I would also regard the 'pond ripple' analogy to be reasonable, but also that it is incomplete. When a switch opens up, it is allowing electrons to flow. That flow is motivated by a difference of potential between one location and another. The question, then, is whether the current is motivated by a potential some distance away, or a potential right next to that space. Logically it is the latter. Electrons will move locally, then further electrons will flow into the space they've left behind. They don't all flow like soldiers on parade, all at once to the sound of someone shouting an order, they flow like cars pulling off from traffic lights with each responding to the one next to it.

This is why you get overshoot, similarly. The electrons are all racing forwards and the switch is thrown open and they all crash into the back of each other like tailgaters on the motorway. They're real dumb, those electrons! Not a single brain cell between them!!

OK, so what bit is incomplete? Well, this all happens on a timescale so short, relative to a PCB, that you're talking nanoseconds and miniscule levels of charge. If this was the only effect, it'd not be very significant.

But the thread so far has generally missed a discussion on the impedance of the circuit back to the sink/source. This is what will dominate the behaviour of the RF currents on the plane. If those dumb electrons aren't given a real obvious route to follow, a big wide freeway where they are able to rush down without getting into one of those phantom traffic jams where the traffic just seems to pile up for no particular reason except for weight of traffic - yes, all the physics of freeways applies to electrons too! So what happens in the picoseconds after your 'pond-drop' then becomes more significant - as oscillations set in across the plane, they will then cause degradations in the digital signals, pulling the signals up or down a little so as to reduce the s/n.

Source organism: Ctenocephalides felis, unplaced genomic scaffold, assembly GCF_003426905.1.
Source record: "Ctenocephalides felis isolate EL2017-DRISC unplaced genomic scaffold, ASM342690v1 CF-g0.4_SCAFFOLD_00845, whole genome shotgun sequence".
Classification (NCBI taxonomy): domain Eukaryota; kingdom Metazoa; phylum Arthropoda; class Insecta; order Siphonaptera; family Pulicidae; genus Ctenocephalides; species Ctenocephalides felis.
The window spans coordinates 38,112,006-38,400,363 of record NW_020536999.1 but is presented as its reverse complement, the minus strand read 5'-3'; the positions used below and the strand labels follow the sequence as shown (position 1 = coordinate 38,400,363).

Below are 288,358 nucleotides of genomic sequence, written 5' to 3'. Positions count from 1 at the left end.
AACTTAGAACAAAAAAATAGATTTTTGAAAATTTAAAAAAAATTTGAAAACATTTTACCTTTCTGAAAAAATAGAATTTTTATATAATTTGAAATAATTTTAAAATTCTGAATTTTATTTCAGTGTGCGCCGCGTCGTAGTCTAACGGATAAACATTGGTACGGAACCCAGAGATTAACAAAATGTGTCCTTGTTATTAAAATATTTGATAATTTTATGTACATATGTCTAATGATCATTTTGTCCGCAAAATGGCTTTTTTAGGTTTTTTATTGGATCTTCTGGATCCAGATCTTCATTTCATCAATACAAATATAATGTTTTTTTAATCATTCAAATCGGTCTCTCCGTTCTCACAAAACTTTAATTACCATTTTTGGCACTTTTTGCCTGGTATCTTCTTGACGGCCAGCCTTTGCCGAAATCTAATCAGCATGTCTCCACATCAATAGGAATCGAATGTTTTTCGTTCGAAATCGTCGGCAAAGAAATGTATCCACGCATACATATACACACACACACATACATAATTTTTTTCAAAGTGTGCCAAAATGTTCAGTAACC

Therefore, adding 'splits' in a ground plane is not something to be considered in isolation to the rest of the board design, and EMC components - if it diminishes the impedance to source/sink then it may lead to resonances that may be more degrading on the digital signal than just the initial analogue pulse alone. There again - it might not be!! At least your friend's analogy should give you an insight into where and why EMC capacitors might be best located, and to keep fast switching close to the source and sink [viz. shortest loops with the smallest internal area 'within' the loop].

I would also regard the 'pond ripple' analogy to be reasonable, but also that it is incomplete. When a switch opens up, it is allowing electrons to flow. That flow is motivated by a difference of potential between one location and another. The question, then, is whether the current is motivated by a potential some distance away, or a potential right next to that space. Logically it is the latter. Electrons will move locally, then further electrons will flow into the space they've left behind. They don't all flow like soldiers on parade, all at once to the sound of someone shouting an order, they flow like cars pulling off from traffic lights with each responding to the one next to it.
But it is really the EM wave propagate out, the electrons really do not move as they are moving at many dimensions slower.
This is why you get overshoot, similarly. The electrons are all racing forwards and the switch is thrown open and they all crash into the back of each other like tailgaters on the motorway. They're real dumb, those electrons! Not a single brain cell between them!!

OK, so what bit is incomplete? Well, this all happens on a timescale so short, relative to a PCB, that you're talking nanoseconds and miniscule levels of charge. If this was the only effect, it'd not be very significant.